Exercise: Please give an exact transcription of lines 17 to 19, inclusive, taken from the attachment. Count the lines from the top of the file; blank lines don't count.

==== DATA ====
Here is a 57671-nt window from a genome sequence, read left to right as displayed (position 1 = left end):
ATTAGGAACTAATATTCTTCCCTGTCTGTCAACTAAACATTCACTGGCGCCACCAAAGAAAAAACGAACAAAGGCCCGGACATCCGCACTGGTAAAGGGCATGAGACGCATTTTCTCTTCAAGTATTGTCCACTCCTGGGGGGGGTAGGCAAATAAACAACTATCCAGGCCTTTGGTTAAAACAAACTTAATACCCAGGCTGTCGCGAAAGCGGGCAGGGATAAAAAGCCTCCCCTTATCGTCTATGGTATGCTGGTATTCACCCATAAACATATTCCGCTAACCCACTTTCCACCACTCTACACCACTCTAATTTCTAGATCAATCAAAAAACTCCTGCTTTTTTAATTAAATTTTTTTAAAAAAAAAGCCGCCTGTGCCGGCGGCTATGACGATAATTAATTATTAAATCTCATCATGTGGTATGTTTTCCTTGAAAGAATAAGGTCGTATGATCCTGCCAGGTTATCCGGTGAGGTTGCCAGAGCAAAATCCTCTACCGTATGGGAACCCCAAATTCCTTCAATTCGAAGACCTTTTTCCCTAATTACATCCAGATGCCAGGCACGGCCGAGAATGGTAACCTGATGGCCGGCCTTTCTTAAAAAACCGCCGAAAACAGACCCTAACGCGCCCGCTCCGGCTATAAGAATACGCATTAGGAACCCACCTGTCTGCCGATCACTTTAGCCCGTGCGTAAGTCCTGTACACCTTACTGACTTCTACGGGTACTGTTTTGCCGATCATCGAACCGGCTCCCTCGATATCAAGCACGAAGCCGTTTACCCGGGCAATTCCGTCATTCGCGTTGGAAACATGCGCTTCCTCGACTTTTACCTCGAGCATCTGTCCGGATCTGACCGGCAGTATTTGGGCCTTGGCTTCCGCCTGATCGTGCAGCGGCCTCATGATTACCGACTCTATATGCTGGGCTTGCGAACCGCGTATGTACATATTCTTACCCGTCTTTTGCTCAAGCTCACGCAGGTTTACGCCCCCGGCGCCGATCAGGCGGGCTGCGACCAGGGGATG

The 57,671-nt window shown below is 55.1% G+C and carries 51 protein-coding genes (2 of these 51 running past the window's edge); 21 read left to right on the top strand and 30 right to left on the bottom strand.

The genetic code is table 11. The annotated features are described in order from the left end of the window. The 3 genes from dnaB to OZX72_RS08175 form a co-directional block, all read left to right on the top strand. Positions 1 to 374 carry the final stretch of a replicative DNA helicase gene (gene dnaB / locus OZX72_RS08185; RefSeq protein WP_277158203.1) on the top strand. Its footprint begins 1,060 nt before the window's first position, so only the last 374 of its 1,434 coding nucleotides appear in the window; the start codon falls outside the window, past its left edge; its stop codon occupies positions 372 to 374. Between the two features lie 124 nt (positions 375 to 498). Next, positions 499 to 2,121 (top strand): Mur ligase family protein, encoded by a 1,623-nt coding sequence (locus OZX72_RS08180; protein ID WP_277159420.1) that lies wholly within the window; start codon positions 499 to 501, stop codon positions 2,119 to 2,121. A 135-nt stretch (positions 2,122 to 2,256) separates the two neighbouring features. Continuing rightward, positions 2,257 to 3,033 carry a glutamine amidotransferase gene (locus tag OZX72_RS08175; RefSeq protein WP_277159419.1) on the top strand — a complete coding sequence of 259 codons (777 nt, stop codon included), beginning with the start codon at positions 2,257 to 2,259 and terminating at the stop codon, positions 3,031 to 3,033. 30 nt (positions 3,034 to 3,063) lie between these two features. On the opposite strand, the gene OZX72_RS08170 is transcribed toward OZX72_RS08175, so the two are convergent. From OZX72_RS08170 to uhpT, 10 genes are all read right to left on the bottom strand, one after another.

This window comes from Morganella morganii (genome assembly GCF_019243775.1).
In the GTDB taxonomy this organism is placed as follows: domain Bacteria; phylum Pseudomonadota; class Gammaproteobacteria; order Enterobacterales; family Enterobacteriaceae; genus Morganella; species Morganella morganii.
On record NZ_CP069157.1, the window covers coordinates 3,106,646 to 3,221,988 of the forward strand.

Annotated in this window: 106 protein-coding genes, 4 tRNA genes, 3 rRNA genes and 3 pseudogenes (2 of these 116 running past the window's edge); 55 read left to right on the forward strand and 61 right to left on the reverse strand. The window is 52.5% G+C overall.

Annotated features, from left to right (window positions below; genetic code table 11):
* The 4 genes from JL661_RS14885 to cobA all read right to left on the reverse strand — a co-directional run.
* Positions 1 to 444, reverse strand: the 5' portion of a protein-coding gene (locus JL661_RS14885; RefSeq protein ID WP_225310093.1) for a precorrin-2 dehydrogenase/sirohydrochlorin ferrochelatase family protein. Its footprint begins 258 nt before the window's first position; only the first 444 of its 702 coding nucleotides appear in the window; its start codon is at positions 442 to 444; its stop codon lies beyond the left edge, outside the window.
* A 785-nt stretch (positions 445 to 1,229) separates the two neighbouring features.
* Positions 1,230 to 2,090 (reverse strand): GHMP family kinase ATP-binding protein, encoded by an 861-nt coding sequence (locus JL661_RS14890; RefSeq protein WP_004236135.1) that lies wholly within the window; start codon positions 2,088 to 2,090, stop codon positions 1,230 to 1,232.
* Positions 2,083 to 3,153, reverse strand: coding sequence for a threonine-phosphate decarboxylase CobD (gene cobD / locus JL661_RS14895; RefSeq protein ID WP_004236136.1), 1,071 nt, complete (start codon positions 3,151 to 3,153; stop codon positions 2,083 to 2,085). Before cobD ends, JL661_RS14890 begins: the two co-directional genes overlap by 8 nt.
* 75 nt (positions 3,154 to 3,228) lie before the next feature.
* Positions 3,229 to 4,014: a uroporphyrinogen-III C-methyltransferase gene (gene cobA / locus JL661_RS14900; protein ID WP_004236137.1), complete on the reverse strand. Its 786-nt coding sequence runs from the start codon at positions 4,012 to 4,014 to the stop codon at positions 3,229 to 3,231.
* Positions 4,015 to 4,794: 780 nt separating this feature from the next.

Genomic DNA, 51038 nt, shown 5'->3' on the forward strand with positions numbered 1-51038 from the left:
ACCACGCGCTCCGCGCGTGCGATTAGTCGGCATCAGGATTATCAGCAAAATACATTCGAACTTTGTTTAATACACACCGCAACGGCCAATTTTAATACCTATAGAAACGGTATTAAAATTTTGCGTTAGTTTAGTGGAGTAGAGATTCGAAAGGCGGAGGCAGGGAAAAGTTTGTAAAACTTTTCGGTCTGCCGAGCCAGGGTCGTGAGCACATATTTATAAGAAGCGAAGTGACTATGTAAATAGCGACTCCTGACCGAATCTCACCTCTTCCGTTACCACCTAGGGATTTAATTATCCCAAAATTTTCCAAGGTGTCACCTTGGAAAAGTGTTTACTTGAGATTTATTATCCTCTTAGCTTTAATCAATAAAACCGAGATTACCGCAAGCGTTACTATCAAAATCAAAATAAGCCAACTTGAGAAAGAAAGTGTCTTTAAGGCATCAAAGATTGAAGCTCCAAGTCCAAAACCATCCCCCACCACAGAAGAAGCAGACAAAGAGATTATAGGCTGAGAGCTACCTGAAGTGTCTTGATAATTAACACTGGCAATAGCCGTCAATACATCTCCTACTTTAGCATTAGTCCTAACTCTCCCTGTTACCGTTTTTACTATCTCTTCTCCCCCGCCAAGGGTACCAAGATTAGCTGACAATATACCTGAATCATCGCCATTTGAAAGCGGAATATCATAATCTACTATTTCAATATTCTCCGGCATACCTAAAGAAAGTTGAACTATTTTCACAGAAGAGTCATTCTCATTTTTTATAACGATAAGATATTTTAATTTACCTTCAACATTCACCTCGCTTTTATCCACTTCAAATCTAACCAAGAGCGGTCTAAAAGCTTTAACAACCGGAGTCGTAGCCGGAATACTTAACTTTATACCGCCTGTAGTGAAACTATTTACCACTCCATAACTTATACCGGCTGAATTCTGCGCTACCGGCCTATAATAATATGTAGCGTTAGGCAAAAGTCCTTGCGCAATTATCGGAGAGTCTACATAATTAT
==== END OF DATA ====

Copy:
* Positions 4,015 to 4,794: 780 nt separating this feature from the next.

Genomic DNA, 51038 nt, shown 5'->3' on the forward strand with positions numbered 1-51038 from the left:
ACCACGCGCTCCGCGCGTGCGATTAGTCGGCATCAGGATTATCAGCAAAATACATTCGAACTTTGTTTAATACACACCGCAACGGCCAATTTTAATACCTATAGAAACGGTATTAAAATTTTGCGTTAGTTTAGTGGAGTAGAGATTCGAAAGGCGGAGGCAGGGAAAAGTTTGTAAAACTTTTCGGTCTGCCGAGCCAGGGTCGTGAGCACATATTTATAAGAAGCGAAGTGACTATGTAAATAGCGACTCCTGACCGAATCTCACCTCTTCCGTTACCACCTAGGGATTTAATTATCCCAAAATTTTCCAAGGTGTCACCTTGGAAAAGTGTTTACTTGAGATTTATTATCCTCTTAGCTTTAATCAATAAAACCGAGATTACCGCAAGCGTTACTATCAAAATCAAAATAAGCCAACTTGAGAAAGAAAGTGTCTTTAAGGCATCAAAGATTGAAGCTCCAAGTCCAAAACCATCCCCCACCACAGAAGAAGCAGACAAAGAGATTATAGGCTGAGAGCTACCTGAAGTGTCTTGATAATTAACACTGGCAATAGCCGTCAATACATCTCCTACTTTAGCATTAGTCCTAACTCTCCCTGTTACCGTTTTTACTATCTCTTCTCCCCCGCCAAGGGTACCAAGATTAGCTGACAATATACCTGAATCATCGCCATTTGAAAGCGGAATATCATAATCTACTATTTCAATATTCTCCGGCATACCTAAAGAAAGTTGAACTATTTTCACAGAAGAGTCATTCTCATTTTTTATAACGATAAGATATTTTAATTTACCTTCAACATTCACCTCGCTTTTATCCACTTCAAATCTAACCAAGAGCGGTCTAAAAGCTTTAACAACCGGAGTCGTAGCCGGAATACTTAACTTTATACCGCCTGTAGTGAAACTATTTACCACTCCATAACTTATACCGGCTGAATTCTGCGCTACCGGCCTATAATAATATGTAGCGTTAGGCAAAAGTCCTTGCGCAATTATCGGAGAGTCTACATAATTAT